24/08/2017 09:39 BST | Updated 24/08/2017 09:39 BST

Is Your Child Unhappy With Their Exam Successes?

For many families across the UK, the dust is beginning to settle. This week sees the end of the exam season where many young people have been receiving their results for University Finals, A2/AS levels and most recently, GCSEs.

I have heard of so many instances where these students have been left feeling disappointed with their results. What saddens me is that the majority of these grades are not only passes - but good passes!

For example, some pupils are not reaching their university of choice - despite having ( in my opinion ) great grades. Others are upset that the ideal number of A grades were not achieved. So, even though the results are reflecting all the hard work that has been put in over the months and sometimes years and the huge achievements achieved, still, for one reason or another many of these students are not happy.

How come this is happening ?

These students have achieved so much, yet they are left feeling deflated and in many cases labelling themselves 'failures'. This is a problem.

Are students nowadays setting the bar too high for themselves ?

Are we as parents and educators allowing this to happen ?

Granted, if the student didn't work hard enough - then that's a lesson to be learned for another time. But, when the study hours are made and (because, let's face it grades are now no longer enough) they have participated in team sports and societies and group activities - then surely this negativity should be discouraged.

Young people today are labelling their successes as failures.

If we continue to permit this train of thought - that successes are in fact being regarded as "failures" - surely we will be creating a new generation of unfulfilled young people with unrealistic expectations of themselves.

Please don't think that I believe for one minute that healthy competition should not be encouraged. I remember my disbelief at my kids at primary school sports days, where all participants received medals - so that those who came last did not have their feelings hurt. Winners should be rewarded. However, it is our job to maintain a degree of perspective. It's up to us to also educate our children that yes, there will be ups and downs, but they still have the resources within themselves to achieve their dreams. By empowering them to believe in themselves we are enabling them to reach their true potential.

One child I was chatting to recently did not do as well as his older brother in his exams. His comment really rocked me "Yeah - I didn't do as well as Simon ... I am the thick one in the family." This young man passed every single one of his exams. It's just he had different grades than his brother. Already he has labelled himself as a low achiever. His confidence has been severely knocked; and to make matters worse - he worked really hard throughout the year; but he still felt like a failure.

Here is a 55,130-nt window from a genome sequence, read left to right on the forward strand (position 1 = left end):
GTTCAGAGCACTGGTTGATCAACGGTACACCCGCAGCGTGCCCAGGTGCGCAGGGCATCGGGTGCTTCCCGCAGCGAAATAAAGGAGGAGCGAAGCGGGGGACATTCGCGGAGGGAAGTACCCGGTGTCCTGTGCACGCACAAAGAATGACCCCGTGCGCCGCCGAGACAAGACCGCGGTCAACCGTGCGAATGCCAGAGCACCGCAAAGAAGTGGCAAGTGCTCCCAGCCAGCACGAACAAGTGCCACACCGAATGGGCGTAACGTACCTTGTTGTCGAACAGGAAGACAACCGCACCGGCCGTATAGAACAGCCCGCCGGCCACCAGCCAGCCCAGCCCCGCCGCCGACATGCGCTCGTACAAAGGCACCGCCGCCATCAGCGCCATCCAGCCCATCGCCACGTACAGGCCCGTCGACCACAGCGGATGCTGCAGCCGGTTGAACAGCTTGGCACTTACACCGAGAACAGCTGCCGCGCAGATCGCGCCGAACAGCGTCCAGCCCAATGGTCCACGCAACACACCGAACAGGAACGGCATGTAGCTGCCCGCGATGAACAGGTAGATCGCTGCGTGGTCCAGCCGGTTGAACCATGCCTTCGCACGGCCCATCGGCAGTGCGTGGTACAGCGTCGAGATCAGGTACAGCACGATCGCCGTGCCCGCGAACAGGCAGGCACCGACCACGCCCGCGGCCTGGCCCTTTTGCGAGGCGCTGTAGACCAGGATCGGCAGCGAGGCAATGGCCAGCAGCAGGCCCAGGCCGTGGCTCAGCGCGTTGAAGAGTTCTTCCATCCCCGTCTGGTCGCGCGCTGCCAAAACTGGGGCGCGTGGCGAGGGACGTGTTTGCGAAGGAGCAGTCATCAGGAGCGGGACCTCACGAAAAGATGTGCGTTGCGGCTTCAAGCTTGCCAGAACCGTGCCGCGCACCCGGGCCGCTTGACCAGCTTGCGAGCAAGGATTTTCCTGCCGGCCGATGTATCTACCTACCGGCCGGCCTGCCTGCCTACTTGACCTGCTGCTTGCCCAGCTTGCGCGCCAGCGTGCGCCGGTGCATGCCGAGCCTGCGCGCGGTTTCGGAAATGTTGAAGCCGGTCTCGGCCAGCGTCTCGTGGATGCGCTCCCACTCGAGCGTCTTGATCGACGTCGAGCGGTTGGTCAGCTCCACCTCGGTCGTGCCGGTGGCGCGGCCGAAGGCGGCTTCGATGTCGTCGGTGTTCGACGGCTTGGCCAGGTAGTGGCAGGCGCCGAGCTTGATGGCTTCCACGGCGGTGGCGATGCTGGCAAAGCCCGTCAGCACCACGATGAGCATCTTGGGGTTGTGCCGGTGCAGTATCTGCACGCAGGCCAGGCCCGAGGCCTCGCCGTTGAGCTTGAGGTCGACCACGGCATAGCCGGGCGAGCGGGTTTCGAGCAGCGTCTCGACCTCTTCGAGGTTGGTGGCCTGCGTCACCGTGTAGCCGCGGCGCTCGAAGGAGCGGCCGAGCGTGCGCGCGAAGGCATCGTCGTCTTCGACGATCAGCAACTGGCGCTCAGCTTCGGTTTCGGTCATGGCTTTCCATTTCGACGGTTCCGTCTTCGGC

As parents surely, we need to find a way to eradicate this negative self-talk before it becomes the norm and embedded in our children's mindset. We need to show our kids that their value rests with who they are - not solely on their academic certificates.

As adults, we know that these unreasonable expectations erode self esteem and make our lives miserable.

For 35 years, I carried around a comment from a teacher who said, at my parent-teacher meeting when I was just 10 years old, "Caroline will never really set the Thames on fire." I believed her. For all that time, I never felt good enough. I always felt second best.

How can we stop this happening to our children?

Challenge this Negative Self Talk - before it takes hold permanently.

When we believe we have failed, or believe that there is something that we cannot do; this is called a Limiting Belief.

For some of us it's our inability to lose weight, for others it's public speaking and in this case it's being successful in exams.

In the example I mentioned earlier, the young man has already labelled himself with the limiting belief that he is the least intelligent in his family.

These thought patterns need to be challenged quickly so that they do not take root and start affecting future behaviour.

Here's a very short suggestion that can help ... Use the word 'YET'

"I can't do X" ...

"I can't do X - YET."

Instead of succumbing to the negative self judgement we can be prone to, finding tools that can help us overcome life's demands and challenges is a much more rewarding and positive approach.

We all know the train of thought: that we learn more from our struggles and our failures rather than our successes and achievements. Somehow I doubt that is much consolation to many young people right now.

Granted, these exams and resulting grades are an necessary step to facilitate the transition to the next level. It's important however, to maintain a degree of perspective.

Our young people must understand that there will always be bumps in the road - but the secret is - even if they stumble - what really matters is how they dust themselves down and move forward more positively.

This is what's known as The Growth Mindset.

We can help our children work out how to react to certain situations - and if those reactions are not productive - then we can show them how to change their thinking a little, (remember YET), to achieve a more positive outcome. This builds their resilience, so that when they hit future challenges, they learn and grow. And with encouragement they will celebrate their 'wins', however great or small. This works wonders with their self-esteem, which in turn empowers them with a "Can- Do" mindset.

Perfection is not the ideal we should necessarily strive for but rather we should nurture our children to become happy, healthy and confident individuals.